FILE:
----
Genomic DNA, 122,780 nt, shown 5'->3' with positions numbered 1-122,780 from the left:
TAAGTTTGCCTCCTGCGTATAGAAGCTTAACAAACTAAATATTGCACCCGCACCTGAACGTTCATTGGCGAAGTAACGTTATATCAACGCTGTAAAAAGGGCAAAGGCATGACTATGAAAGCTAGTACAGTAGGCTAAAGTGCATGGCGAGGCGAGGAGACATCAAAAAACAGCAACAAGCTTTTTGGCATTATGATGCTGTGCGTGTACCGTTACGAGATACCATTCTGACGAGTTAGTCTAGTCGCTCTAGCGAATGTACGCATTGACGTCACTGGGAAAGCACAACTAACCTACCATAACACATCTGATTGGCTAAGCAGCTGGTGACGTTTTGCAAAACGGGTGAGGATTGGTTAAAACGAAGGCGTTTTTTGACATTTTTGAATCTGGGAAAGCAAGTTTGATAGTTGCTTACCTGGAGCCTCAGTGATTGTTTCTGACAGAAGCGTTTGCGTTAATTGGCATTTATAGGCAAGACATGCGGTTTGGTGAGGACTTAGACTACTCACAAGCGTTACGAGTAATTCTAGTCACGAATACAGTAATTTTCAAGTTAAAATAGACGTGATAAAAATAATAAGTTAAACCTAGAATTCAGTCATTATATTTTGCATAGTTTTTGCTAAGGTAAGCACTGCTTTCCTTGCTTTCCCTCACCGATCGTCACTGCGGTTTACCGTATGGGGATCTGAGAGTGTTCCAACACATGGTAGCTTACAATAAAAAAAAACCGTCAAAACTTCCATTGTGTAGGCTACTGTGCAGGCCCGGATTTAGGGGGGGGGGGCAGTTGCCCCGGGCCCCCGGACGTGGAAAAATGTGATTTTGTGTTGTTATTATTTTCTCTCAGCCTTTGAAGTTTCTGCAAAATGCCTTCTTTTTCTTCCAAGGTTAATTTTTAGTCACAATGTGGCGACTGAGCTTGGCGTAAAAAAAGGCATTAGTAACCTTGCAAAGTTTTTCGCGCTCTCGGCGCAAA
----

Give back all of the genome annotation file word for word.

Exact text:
Genomic DNA, 122,780 nt, shown 5'->3' with positions numbered 1-122,780 from the left:
TAAGTTTGCCTCCTGCGTATAGAAGCTTAACAAACTAAATATTGCACCCGCACCTGAACGTTCATTGGCGAAGTAACGTTATATCAACGCTGTAAAAAGGGCAAAGGCATGACTATGAAAGCTAGTACAGTAGGCTAAAGTGCATGGCGAGGCGAGGAGACATCAAAAAACAGCAACAAGCTTTTTGGCATTATGATGCTGTGCGTGTACCGTTACGAGATACCATTCTGACGAGTTAGTCTAGTCGCTCTAGCGAATGTACGCATTGACGTCACTGGGAAAGCACAACTAACCTACCATAACACATCTGATTGGCTAAGCAGCTGGTGACGTTTTGCAAAACGGGTGAGGATTGGTTAAAACGAAGGCGTTTTTTGACATTTTTGAATCTGGGAAAGCAAGTTTGATAGTTGCTTACCTGGAGCCTCAGTGATTGTTTCTGACAGAAGCGTTTGCGTTAATTGGCATTTATAGGCAAGACATGCGGTTTGGTGAGGACTTAGACTACTCACAAGCGTTACGAGTAATTCTAGTCACGAATACAGTAATTTTCAAGTTAAAATAGACGTGATAAAAATAATAAGTTAAACCTAGAATTCAGTCATTATATTTTGCATAGTTTTTGCTAAGGTAAGCACTGCTTTCCTTGCTTTCCCTCACCGATCGTCACTGCGGTTTACCGTATGGGGATCTGAGAGTGTTCCAACACATGGTAGCTTACAATAAAAAAAAACCGTCAAAACTTCCATTGTGTAGGCTACTGTGCAGGCCCGGATTTAGGGGGGGGGGGCAGTTGCCCCGGGCCCCCGGACGTGGAAAAATGTGATTTTGTGTTGTTATTATTTTCTCTCAGCCTTTGAAGTTTCTGCAAAATGCCTTCTTTTTCTTCCAAGGTTAATTTTTAGTCACAATGTGGCGACTGAGCTTGGCGTAAAAAAAGGCATTAGTAACCTTGCAAAGTTTTTCGCGCTCTCGGCGCAAA